Introducing the March 2023 Issue

Letter from the Editors From The Practice March/April 2023
A letter from the editors

Since OpenAI released ChatGPT in late 2022, a variety of new generative AI chatbots have flooded the market and, unlike many AI systems before them, have hit a culture zeitgeist. ChatGPT—and programs that rely on GPT technology—are seemingly everywhere. A student might use a chatbot to generate a five paragraph essay on The Scarlett Letter, for instance. A manager might use one to email to their colleagues about the latest office policies. Or, perhaps, a lawyer might deploy one to begin a real estate contract, or a legal brief? (For a useful breakdown of the timeline and how the technology works, see “ChatGPT is everywhere. Here’s where it came from,” in the MIT Technology Review.) As Annie Lowrey writes in The Atlantic, “No single technology in modern memory has caused mass job loss among highly educated workers,” Lowrey wrote. “Will generative AI really be an exception?”

In this issue, we explore what ChatGPT and generative AI technologies mean for the legal profession, a profession that upholds and prioritizes interpretation and the meaning of words. Andrew Perlman, dean of Suffolk Law School, presents a series of interactions with ChatGPT and the new Bing Chat (Microsoft’s search engine integrated with Open AI’s technology). In his piece, he demonstrates both what may work, and what may be more problematic. He also elevates issues lawyers, should consider when engaging with the technology. Building on that, we also explore questions of ethics and professionalism, as well as what ChatGPT means for legal research and writing. Finally, we speak with Jason Boehmig, CEO of the contract intelligence company, Ironclad, whose latest product incorporates GPT-3. As he says, “AI is never going to replace lawyers, but lawyers who use AI and lawyers who use technology are absolutely going to replace lawyers who don’t.”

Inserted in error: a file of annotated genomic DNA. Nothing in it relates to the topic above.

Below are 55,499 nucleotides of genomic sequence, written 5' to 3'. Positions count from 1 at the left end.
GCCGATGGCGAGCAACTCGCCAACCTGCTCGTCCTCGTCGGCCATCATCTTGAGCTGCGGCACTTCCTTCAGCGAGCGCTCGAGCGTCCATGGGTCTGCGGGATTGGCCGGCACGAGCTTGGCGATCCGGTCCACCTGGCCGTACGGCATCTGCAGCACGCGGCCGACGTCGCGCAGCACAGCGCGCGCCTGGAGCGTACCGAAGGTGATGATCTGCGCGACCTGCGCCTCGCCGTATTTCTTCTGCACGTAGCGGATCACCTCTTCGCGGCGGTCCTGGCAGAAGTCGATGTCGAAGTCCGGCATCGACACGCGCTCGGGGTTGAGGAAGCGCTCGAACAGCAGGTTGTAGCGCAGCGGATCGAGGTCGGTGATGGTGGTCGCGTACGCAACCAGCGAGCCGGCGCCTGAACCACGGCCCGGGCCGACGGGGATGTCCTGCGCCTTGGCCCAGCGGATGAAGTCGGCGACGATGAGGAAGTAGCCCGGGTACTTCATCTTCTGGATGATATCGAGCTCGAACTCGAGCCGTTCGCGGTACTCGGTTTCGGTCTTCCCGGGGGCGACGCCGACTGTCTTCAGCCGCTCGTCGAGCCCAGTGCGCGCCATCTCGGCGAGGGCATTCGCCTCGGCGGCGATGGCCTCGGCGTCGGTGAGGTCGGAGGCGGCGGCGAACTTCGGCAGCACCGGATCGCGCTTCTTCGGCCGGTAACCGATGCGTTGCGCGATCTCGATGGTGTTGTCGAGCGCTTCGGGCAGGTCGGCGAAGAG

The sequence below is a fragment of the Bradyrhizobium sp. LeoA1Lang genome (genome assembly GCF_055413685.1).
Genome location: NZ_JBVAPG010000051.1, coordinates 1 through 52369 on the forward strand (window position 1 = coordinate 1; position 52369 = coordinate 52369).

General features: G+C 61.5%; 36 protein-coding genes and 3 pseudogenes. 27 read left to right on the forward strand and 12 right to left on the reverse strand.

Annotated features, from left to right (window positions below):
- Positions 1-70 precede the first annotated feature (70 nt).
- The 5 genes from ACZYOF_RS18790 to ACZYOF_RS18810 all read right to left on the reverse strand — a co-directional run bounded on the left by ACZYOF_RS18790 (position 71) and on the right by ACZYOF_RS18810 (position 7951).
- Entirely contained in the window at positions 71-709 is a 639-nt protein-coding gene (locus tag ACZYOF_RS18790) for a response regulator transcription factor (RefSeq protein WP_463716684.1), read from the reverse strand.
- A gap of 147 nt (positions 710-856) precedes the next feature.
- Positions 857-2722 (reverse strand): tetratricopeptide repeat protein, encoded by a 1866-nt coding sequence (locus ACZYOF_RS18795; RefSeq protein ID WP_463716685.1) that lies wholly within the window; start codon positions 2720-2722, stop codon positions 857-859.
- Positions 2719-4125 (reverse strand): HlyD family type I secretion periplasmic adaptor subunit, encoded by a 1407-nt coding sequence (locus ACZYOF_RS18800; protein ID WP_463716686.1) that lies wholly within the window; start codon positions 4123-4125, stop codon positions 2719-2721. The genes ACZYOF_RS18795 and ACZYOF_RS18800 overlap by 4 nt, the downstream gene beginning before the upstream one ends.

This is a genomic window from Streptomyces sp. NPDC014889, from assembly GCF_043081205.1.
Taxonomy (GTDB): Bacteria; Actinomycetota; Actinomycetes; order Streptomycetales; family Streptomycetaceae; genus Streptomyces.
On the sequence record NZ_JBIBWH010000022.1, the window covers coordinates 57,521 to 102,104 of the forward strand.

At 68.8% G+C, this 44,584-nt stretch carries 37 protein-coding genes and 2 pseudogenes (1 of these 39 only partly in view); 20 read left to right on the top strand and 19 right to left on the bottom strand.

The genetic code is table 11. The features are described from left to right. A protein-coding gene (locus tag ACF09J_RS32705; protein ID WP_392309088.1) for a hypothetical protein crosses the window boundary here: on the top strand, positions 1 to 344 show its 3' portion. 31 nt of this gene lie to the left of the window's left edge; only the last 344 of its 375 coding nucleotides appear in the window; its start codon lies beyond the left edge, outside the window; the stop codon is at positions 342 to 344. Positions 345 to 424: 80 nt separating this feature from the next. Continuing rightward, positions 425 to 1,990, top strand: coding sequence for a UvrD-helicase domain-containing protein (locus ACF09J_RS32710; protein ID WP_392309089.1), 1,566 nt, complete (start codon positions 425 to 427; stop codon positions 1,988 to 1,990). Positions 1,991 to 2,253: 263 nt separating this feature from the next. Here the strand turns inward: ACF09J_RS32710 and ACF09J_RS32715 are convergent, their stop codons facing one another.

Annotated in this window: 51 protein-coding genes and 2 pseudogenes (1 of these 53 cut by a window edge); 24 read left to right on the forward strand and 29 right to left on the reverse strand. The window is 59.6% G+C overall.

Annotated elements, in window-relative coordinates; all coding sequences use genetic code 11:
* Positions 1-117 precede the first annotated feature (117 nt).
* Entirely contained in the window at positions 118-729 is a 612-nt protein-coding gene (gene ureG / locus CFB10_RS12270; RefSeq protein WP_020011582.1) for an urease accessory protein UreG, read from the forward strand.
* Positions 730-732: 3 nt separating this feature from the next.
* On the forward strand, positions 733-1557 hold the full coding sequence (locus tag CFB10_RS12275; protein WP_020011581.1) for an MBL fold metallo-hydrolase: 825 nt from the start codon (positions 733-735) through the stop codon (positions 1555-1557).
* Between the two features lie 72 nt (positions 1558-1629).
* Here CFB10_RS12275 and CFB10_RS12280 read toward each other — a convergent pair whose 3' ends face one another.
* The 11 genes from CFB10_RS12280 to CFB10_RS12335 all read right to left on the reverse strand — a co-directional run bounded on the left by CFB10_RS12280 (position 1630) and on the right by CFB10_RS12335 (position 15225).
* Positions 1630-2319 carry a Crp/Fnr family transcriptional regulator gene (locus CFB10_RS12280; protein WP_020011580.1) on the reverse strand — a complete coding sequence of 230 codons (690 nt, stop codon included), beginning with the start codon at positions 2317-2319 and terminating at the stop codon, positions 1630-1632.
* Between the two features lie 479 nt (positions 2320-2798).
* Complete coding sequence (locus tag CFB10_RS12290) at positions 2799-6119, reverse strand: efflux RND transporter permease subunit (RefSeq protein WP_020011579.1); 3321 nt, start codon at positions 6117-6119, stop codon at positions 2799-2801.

What’s next for ChatGPT and other generative AI tools is a debated question. But if ChatGPT has anything to say about it, the future is bright:

One area where generative AI is likely to continue to grow is in creating more realistic and convincing images and videos. This could have important applications in fields such as gaming, virtual reality, and film production.

Another promising area for generative AI is in creating more realistic and personalized chatbots and virtual assistants. With advances in natural language processing, these systems may be able to generate responses that are more engaging and personalized to the individual user.

However, as with any rapidly evolving technology, there are also concerns about the potential risks and ethical considerations associated with generative AI. It will be important for developers and researchers to consider the potential implications of these technologies and work to address any negative impacts they may have.